• 4 hours Iraq Struggles To Replace Damaged Kirkuk Equipment As Output Falls
  • 9 hours British Utility Companies Brace For Major Reforms
  • 13 hours Montenegro A ‘Sweet Spot’ Of Untapped Oil, Gas In The Adriatic
  • 15 hours Rosneft CEO: Rising U.S. Shale A Downside Risk To Oil Prices
  • 16 hours Brazil Could Invite More Bids For Unsold Pre-Salt Oil Blocks
  • 17 hours OPEC/Non-OPEC Seek Consensus On Deal Before Nov Summit
  • 18 hours London Stock Exchange Boss Defends Push To Win Aramco IPO
  • 20 hours Rosneft Signs $400M Deal With Kurdistan
  • 22 hours Kinder Morgan Warns About Trans Mountain Delays
  • 1 day India, China, U.S., Complain Of Venezuelan Crude Oil Quality Issues
  • 1 day Kurdish Kirkuk-Ceyhan Crude Oil Flows Plunge To 225,000 Bpd
  • 2 days Russia, Saudis Team Up To Boost Fracking Tech
  • 2 days Conflicting News Spurs Doubt On Aramco IPO
  • 2 days Exxon Starts Production At New Refinery In Texas
  • 2 days Iraq Asks BP To Redevelop Kirkuk Oil Fields
  • 3 days Oil Prices Rise After U.S. API Reports Strong Crude Inventory Draw
  • 3 days Oil Gains Spur Growth In Canada’s Oil Cities
  • 3 days China To Take 5% Of Rosneft’s Output In New Deal
  • 3 days UAE Oil Giant Seeks Partnership For Possible IPO
  • 3 days Planting Trees Could Cut Emissions As Much As Quitting Oil
  • 3 days VW Fails To Secure Critical Commodity For EVs
  • 3 days Enbridge Pipeline Expansion Finally Approved
  • 3 days Iraqi Forces Seize Control Of North Oil Co Fields In Kirkuk
  • 3 days OPEC Oil Deal Compliance Falls To 86%
  • 4 days U.S. Oil Production To Increase in November As Rig Count Falls
  • 4 days Gazprom Neft Unhappy With OPEC-Russia Production Cut Deal
  • 4 days Disputed Venezuelan Vote Could Lead To More Sanctions, Clashes
  • 4 days EU Urges U.S. Congress To Protect Iran Nuclear Deal
  • 4 days Oil Rig Explosion In Louisiana Leaves 7 Injured, 1 Still Missing
  • 4 days Aramco Says No Plans To Shelve IPO
  • 6 days Trump Passes Iran Nuclear Deal Back to Congress
  • 7 days Texas Shutters More Coal-Fired Plants
  • 7 days Oil Trading Firm Expects Unprecedented U.S. Crude Exports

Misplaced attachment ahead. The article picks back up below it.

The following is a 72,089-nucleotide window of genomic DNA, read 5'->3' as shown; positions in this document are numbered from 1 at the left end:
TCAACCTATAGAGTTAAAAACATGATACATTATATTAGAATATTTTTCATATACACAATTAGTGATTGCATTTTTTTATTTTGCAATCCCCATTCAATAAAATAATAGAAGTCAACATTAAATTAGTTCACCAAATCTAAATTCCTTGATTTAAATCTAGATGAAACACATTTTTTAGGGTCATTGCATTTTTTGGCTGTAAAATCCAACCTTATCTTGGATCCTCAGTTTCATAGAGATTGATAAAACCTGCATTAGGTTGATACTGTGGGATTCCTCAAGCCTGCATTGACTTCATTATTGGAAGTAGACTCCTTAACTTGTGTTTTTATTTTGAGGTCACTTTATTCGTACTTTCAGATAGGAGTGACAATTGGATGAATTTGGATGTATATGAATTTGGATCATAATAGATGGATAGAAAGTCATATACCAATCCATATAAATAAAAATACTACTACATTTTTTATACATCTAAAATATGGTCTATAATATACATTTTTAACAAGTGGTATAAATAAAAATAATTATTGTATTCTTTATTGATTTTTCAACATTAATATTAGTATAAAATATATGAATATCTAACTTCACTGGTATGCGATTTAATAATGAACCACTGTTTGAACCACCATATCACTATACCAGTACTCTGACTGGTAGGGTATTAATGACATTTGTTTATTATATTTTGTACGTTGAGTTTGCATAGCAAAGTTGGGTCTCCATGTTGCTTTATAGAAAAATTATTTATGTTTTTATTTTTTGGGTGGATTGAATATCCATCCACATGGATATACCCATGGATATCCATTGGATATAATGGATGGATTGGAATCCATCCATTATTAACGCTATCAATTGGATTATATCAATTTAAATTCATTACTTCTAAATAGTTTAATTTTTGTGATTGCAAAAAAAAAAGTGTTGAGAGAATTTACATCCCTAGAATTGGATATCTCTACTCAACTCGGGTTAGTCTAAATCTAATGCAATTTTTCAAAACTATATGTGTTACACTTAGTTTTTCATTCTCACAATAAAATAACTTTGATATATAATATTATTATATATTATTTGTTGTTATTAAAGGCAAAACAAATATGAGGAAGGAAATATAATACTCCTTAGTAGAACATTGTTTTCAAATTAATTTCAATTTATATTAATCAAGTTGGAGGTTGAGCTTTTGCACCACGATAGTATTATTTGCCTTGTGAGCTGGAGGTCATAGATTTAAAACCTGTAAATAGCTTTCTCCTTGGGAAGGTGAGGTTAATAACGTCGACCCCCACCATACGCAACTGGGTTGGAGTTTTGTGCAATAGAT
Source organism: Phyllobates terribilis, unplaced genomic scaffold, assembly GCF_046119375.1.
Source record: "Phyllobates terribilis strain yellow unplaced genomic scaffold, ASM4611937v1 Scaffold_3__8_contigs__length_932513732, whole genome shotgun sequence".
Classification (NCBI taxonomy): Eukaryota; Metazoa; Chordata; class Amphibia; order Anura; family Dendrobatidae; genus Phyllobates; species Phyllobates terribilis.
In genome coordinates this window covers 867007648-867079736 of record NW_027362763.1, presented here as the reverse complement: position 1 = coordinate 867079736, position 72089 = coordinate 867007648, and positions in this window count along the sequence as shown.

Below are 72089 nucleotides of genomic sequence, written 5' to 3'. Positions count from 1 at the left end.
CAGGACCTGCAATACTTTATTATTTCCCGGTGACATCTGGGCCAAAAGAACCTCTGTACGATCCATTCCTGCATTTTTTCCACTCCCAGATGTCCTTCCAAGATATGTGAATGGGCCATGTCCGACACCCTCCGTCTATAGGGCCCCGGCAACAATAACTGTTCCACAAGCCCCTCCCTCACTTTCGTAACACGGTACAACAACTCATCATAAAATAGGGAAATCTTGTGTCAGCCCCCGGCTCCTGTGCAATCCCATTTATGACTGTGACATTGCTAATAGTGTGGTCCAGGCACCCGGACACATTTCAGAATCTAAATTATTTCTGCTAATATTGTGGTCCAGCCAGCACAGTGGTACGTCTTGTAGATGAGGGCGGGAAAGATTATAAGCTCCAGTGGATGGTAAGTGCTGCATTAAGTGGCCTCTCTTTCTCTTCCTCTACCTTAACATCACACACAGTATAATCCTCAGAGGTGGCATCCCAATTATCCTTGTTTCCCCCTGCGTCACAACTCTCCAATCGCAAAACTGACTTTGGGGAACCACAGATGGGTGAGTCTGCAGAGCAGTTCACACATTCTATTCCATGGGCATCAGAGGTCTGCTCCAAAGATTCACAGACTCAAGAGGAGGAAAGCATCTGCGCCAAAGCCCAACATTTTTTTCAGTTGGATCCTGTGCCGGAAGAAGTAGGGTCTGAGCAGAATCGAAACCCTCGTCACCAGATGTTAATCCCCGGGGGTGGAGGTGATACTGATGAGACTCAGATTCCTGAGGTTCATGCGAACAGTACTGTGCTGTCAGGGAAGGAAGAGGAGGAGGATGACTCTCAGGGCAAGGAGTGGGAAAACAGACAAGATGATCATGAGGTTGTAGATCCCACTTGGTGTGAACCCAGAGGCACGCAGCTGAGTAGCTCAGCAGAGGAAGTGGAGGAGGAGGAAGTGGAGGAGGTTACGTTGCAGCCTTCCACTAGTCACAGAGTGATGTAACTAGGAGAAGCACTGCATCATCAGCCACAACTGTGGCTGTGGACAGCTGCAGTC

• 7 days UK’s FCA Met With Aramco Prior To Proposing Listing Rule Change
  • 7 days Chevron Quits Australian Deepwater Oil Exploration
  • 7 days Europe Braces For End Of Iran Nuclear Deal
  • 7 days Renewable Energy Startup Powering Native American Protest Camp
  • 8 days Husky Energy Set To Restart Pipeline
  • 8 days Russia, Morocco Sign String Of Energy And Military Deals
  • 8 days Norway Looks To Cut Some Of Its Generous Tax Breaks For EVs
Alt Text

Copper Prices Ignited By Chinese Demand Growth

Copper prices saw some gains…

Alt Text

Is South America Set For A Gold Rush?

A Chinese gold miner is…

Alt Text

Gold Prices Could Spike As India Resumes Imports

Gold purchases in India imploded…

Will 13% Be Enough To Save This Key Gold Production District?

Will 13% Be Enough To Save This Key Gold Production District?

The South African mining sector is no stranger to labor unrest. With a six-month strike in the country’s platinum industry last year having reduced output by 1.2 million ounces.

And now the gold mining business is facing the same threat.

Negotiations between South African gold miners and the country’s four biggest mining unions reached a near-climax on Friday. With the country’s largest gold producers extending what appears to be a final offer to workers. Related: A Reality Check For U.S. Natural Gas Ambitions

That includes offers from AngloGold Ashanti and Sibanye Gold to raise monthly pay for entry-level workers by 1,000 rand (about $80) yearly for the next three years. Harmony Gold Mining offered a 500-rand rise in annual pay.

In total, that amounts to about a 13% rise for AngloGold and Sibanye employees in the first year. And an 11% increase for Harmony Gold workers.

South Africa’s four major mining unions will have this week to respond to the offer. With these decisions being critical for the future of the gold sector here. Related: Top 6 Myths Driving Oil Prices Down

The two sides still appear to be a ways apart on demands. With the unions having previously requested a 60% rise in wages.

Representatives from the country's largest union, the National Union of Mineworkers, said they were “disappointed” with the latest round of offers. But executives from Harmony said it was “extremely likely” that the unions would accept the deal, given the current depressed state of the gold business.

The outcome of the union decisions on the offer thus appears up in the air. And if the answer is no, the next steps are uncertain – with Harmony having called the current terms “a final offer”. Related: Nuclear Industry Future Far From Clear

The situation is all the more complicated given that all four unions must agree in order for the current offer to proceed. Watch this space for important news from a place that produces 5% of the world’s bullion supply.

Here’s to striking a deal,

Dave Forest

More Top Reads From Oilprice.com:




Back to homepage


Leave a comment

Leave a comment




Oilprice - The No. 1 Source for Oil & Energy News